I’m sure that much will be much written about the new good faith estimate. Personally, I think the RESPA folks did an excellent job. It’s not easy to reform in 1974 law, especially one has been abused so significantly in the last few years. But for those of us in the Title Insurance and Closing Industries who have dealt with a HUD-1 for many years, a mandatory,uniform GFE makes sense. Its outline matches nicely with the RESPA HUD-1 closing statement. I  especially like the “Summary of your loan” section, where it outlines the terms of the deal giving the initial loan amount, long-term, initial interest rate, if the rate can rise, prepayment penalties and whether or not the loan has a balloon. This is the gist of the deal. And I like the fact that it covers escrow accounts.

 

 As a longtime closer, the standard GFE makes sense to me. The obvious omission, I know, is that the annual percentage rate (APR) is not shown. I know many think that is a huge problem, but I disagree. It is a very difficult task to explain to people in any sort of terms that are relevant to them, what an APR is. After all, in the real world, few people keep their house, let alone their loan for a full 30 years. So to them,  that enormous dollar amount that you have to explain, saying how much they could potentially spend for the home over a period of 30 years including the original price, 30 years worth of interest, and various and sundry closing costs, is totally irrelevant to them. In reality, even for those of us killed in the industry, the good faith estimate is not an easy form. And I’m not sure that the consumer, even a very savvy one, will make good use of the form by obtaining and comparing it among several lenders. Americans tend to be rather lazy in that matter. Even though getting the right mortgage is the most important purchase of your life, (certainly more important that the price of the house) the task feels somewhat less exciting than watching paint dry on a wall.

 

But overall, I like the form and I think they did a good job. Now all we have to do is re- program all of those computers and regroup to explain the changes.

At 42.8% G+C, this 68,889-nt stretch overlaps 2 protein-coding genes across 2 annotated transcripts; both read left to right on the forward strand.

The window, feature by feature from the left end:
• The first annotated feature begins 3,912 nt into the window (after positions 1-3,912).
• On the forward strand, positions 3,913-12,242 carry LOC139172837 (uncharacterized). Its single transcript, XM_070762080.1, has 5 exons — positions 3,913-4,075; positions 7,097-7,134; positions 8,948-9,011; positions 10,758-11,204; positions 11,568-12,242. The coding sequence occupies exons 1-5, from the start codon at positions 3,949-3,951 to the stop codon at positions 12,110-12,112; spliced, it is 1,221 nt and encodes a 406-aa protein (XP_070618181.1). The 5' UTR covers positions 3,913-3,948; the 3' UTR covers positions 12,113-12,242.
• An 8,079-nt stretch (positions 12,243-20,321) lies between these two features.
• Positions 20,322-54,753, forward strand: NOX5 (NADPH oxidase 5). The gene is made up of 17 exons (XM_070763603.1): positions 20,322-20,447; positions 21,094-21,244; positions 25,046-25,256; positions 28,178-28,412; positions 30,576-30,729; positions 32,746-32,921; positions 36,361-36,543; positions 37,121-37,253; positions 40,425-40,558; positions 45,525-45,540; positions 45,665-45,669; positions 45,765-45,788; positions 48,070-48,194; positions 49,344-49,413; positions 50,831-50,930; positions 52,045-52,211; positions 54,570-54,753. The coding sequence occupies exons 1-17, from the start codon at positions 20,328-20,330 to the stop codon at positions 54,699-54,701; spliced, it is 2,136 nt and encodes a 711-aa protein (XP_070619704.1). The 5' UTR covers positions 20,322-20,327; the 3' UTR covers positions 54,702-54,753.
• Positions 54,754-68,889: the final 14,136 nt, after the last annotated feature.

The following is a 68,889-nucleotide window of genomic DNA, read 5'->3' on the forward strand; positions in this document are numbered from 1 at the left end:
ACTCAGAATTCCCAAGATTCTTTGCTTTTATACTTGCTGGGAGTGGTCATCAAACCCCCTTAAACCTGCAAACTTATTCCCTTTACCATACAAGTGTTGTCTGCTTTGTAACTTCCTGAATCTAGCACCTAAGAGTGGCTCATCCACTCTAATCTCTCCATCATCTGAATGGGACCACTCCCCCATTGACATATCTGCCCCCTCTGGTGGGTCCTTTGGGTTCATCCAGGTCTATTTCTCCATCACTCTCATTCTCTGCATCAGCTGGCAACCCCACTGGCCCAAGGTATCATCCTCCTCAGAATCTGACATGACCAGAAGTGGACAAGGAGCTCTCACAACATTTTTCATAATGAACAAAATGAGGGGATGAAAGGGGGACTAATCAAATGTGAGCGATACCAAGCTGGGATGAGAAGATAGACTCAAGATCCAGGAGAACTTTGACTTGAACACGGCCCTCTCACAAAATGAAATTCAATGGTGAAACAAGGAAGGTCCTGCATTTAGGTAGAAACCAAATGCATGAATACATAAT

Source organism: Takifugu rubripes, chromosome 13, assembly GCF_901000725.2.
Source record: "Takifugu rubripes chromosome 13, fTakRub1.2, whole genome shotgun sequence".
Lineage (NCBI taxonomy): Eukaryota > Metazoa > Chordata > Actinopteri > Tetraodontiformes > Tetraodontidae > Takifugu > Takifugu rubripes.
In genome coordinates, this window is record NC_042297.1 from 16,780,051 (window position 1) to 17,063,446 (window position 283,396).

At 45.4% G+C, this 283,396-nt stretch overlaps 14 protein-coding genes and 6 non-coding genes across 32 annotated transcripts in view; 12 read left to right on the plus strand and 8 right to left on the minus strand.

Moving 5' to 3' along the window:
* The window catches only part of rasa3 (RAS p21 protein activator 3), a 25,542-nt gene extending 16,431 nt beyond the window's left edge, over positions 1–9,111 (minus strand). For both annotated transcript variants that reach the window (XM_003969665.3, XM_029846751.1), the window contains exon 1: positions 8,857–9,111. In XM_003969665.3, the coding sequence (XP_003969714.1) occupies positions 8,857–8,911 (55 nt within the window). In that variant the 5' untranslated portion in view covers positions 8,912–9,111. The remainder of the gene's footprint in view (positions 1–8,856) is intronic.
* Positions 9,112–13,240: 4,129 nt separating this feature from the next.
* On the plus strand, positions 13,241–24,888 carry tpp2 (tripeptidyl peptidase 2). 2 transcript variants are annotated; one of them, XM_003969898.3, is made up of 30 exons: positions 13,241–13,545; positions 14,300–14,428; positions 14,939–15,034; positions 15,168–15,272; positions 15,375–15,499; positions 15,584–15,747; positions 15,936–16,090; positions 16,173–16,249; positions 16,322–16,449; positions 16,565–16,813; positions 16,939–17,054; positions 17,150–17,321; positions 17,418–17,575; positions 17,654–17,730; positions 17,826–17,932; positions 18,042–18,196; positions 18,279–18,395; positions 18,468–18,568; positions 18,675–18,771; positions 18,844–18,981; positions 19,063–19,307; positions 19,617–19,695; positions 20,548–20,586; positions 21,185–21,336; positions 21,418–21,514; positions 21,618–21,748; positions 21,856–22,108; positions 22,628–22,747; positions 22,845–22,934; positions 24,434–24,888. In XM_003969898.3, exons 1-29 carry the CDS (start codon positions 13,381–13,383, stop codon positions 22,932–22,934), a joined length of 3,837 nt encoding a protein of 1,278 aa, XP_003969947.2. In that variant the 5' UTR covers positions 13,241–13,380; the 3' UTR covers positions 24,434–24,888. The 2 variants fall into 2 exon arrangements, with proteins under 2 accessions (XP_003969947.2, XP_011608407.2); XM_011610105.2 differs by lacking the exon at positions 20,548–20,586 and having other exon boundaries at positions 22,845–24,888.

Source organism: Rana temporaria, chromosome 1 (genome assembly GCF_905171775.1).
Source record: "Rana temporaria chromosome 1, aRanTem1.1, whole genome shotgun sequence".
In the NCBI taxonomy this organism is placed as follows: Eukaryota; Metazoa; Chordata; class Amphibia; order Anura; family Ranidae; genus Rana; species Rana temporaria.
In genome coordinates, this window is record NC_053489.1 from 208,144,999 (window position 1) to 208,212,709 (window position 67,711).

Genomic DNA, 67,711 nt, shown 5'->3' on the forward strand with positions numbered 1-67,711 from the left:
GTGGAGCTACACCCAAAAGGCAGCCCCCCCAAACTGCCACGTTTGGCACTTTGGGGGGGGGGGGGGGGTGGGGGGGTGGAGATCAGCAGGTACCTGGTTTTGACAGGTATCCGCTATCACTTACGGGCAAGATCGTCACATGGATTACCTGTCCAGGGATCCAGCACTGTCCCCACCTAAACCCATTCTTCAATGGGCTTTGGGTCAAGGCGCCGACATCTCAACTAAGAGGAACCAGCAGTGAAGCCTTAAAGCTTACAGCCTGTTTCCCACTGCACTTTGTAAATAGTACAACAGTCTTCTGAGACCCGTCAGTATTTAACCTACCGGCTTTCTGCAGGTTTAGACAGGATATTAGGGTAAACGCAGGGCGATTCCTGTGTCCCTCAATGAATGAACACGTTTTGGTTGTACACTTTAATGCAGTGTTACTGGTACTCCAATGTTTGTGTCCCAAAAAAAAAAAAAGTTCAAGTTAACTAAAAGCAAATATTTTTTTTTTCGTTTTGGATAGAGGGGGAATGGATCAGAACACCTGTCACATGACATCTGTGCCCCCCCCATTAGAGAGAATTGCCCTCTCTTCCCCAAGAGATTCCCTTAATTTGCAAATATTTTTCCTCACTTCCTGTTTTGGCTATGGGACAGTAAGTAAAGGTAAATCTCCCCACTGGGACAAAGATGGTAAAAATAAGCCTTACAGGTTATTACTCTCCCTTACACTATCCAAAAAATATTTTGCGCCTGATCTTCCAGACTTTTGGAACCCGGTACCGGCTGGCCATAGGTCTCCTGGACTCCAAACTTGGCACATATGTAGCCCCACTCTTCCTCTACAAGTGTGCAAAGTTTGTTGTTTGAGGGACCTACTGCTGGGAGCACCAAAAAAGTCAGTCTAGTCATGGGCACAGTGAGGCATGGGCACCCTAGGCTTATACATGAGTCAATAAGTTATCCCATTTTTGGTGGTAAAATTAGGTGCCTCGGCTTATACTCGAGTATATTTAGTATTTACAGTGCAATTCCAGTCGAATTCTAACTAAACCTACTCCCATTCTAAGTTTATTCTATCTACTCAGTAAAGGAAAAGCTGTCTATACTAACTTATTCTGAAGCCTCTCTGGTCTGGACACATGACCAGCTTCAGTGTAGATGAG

Audits and Title Insurance Fraud

Interestin article on the Grapevine Thread in Mortgage Compliance about what it’s like to go through title insurance Fraud investigation. You have to wonder why they are asking…

 There are many fraud scams in the Title Business these days, and auditing is one way of catching them. Most Underwriters will tell you exactly what they are going to audit if you ask. Primarily it runs to What info do you have in the file to back-up your title work -like an abstract or title search. Who did the work? Did you have an old title policy? Do you have payoff letters?

 Then they will look closely at the Documentation for the loan – Does the HUD match all the checks written? Does that match the title work. Red flags are checks written for even amounts. Checks written for items NOT shown on the title work, such as large checks written to individuals. Checks NOT written for mortgage payoffs is another.

They will be sure the HUD-1 balances. They will look to see policies have all been accounted for and paid to the underwriter. They will particularly watch related businesses where checks are written to the same parties over and over. They will contact your bank to see that the info you provide matches bank records.

Fraud has been a HUGE issue in the title industry recently, and with the downtun in business, it is rearing its ugly head. Every time a scheme is uncovered another rears up.

Have you been exposed to any audit issues.

Info On Home Closing

Home Closing 101: An Educational Initiative of the American Land Title Association